Of the two types of generic PMO mix-proof designs on the market, the so-called deflector-plate design and the natural-vacuum-only design are very different in how the internals of the valve are designed. It is critical that the processor examines these valve design details to ensure that they can be cleaned as needed.


Jordan: The most important consideration for a cheese or yogurt producer when choosing a valve partner is looking at their experience in their industry. Our valves are used by the major cheese and yogurt producers and we have tailored our valves to meet the unique demands of both industries. We work with the producers and their engineering companies to design the valve system in the most efficient and safest way.


LeClair: Pump application knowledge should be a serious consideration when building or expanding a cheese or yogurt plant. The changing viscosities, temperatures and CIP protocols should all be taken into account when a pump is applied into either type of facility. While there are many manufacturers of pumps, only a few possess the technical expertise and know how to determine which pump would best fit the application. A misapplied pump can cause serious issues in product quality and safety.


Raimond: We have seen higher required flow rates for both cheese and Greek yogurt applications. It is important to have the proper suction and discharge condition in order to get the product to the pump and to move the product efficiently.


Dairy Foods: Processors are looking at the CIP process to minimize their use of water, which is another expense. What are some best practices in using valves and pumps?

Sinutko: Since each application is unique, the parameters (temperature, pressure, velocity, cleaning solution, etc.) to clean a valve vary and should be optimized until the valve is demonstrated to be clean.

Based on past experiences, some general best practices for cleaning include: minimum 5 feet per second velocity, CIP pressure greater than product pressure, and actuating the valve multiple times to clean masked seat surfaces and create turbulence in the line.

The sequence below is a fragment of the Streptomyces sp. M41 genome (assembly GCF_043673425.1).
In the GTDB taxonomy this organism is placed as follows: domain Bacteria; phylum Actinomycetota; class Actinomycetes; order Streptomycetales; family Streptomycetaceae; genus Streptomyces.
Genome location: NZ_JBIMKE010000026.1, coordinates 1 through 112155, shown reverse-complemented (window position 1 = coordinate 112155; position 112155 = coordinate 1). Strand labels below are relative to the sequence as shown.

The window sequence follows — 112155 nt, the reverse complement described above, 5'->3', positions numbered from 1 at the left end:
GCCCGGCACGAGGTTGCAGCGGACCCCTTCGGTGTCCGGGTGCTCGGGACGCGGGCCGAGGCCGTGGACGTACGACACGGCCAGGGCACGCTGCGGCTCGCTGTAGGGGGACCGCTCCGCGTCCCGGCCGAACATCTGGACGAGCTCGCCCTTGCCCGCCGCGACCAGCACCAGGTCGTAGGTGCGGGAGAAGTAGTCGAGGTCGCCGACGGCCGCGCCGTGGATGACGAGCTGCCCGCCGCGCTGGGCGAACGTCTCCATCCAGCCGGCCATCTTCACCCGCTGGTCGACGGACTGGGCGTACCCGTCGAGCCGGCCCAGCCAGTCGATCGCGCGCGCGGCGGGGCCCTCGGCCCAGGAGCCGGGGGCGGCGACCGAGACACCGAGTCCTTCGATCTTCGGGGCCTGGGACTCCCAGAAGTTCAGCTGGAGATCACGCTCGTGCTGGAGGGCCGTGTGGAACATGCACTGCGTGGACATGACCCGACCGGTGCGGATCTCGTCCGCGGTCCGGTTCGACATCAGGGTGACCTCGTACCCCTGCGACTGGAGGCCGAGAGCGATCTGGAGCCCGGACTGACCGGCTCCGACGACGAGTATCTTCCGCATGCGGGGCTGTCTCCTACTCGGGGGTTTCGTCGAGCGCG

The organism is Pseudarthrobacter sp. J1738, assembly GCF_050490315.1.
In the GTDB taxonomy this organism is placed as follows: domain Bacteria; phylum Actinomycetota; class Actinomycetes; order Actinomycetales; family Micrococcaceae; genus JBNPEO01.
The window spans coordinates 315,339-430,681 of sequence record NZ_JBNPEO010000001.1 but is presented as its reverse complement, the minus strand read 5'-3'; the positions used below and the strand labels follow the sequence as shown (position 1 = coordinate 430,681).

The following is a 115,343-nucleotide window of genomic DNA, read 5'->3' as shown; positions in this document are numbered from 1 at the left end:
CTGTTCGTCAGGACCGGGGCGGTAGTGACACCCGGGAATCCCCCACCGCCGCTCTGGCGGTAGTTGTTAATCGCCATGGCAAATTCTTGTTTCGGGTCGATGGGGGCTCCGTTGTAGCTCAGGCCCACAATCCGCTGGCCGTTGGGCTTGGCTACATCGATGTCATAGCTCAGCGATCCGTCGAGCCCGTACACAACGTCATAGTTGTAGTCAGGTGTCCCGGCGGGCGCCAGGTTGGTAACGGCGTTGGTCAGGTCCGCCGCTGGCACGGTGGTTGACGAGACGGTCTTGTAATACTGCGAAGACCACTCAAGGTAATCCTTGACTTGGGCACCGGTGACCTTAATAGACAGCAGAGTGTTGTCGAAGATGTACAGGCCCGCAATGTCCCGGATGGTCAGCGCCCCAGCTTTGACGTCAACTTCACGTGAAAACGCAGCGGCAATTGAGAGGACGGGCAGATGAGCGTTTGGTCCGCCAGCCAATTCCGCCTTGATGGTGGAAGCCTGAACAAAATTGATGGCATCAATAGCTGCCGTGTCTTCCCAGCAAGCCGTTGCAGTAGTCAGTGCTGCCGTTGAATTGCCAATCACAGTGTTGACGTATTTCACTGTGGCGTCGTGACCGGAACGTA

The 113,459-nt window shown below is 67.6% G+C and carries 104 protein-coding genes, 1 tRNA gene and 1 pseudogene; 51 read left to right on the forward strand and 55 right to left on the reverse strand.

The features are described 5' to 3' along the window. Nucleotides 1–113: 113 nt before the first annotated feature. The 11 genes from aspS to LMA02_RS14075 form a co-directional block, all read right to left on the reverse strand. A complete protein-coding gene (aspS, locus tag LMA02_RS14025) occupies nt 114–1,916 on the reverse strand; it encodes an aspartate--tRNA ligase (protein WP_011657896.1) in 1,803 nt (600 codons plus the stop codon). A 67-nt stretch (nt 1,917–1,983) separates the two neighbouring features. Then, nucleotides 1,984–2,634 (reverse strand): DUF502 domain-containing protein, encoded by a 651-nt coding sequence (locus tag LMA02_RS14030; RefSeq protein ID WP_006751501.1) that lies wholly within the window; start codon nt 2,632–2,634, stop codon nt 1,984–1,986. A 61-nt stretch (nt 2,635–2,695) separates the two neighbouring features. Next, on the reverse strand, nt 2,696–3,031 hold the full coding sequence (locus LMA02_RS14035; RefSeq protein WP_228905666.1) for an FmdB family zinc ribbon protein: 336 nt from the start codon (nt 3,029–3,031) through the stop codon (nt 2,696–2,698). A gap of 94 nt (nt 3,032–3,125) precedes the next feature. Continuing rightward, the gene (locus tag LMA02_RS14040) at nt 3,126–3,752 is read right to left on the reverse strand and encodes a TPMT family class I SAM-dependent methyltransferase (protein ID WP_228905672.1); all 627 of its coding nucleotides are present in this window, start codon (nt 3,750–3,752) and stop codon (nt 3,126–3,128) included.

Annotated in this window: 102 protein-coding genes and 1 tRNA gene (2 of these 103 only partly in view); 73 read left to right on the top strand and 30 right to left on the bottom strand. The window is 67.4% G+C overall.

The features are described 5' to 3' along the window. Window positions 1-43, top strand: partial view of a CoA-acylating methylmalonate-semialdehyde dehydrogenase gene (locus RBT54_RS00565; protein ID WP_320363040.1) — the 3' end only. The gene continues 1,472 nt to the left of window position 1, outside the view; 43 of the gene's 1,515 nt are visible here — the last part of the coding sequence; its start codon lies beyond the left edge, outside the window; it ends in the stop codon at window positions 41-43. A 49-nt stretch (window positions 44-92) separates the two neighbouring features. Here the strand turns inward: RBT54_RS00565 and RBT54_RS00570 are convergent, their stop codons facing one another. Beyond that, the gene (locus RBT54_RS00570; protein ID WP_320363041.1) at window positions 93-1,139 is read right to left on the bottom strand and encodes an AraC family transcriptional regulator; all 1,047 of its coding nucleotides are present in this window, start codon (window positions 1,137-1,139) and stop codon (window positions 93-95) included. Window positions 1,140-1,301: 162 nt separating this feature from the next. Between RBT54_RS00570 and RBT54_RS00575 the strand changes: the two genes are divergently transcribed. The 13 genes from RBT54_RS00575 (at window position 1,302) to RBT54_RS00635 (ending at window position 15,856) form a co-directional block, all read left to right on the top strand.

Medlar: A benefit of product recovery systems] is that the product pipeline will be almost dry and product-free after product push-out. This means that the pipeline will require less water, chemicals and time to be cleaned. This can lead to a substantial reduction in the use of water in the plant. In addition, the use of rotary cleaners rather than spray balls to clean vessels will greatly reduce the amount of water and chemicals necessary to clean the vessel.


Jim Larsen, Alfa Laval: The fully maintainable actuator [on our line] which incorporates air chambers sized to operate with a minimal amount of compressed air provides the foundation for process and CIP economy. Minimal air consumption leads to extremely fast response time, in many cases enabling seat lifts less than one-half second in duration.

Simply put, the shorter the seat lift duration, the less CIP fluid consumed. Combining the efficient design of the actuator with our throttling edges on both the upper and lower plugs of the valve ensures maximum efficiency in the use of CIP to cleaning the valve seats.

Throttling edges result in extreme acceleration of the CIP fluid past the seat surfaces, thereby creating a scouring effect. This enables the seats to be cleaned faster, with a fraction of the CIP solution required. Additionally, throttling edges enable the valves to be cleaned with lower CIP pressures; in some cases under pressure simply due to gravity.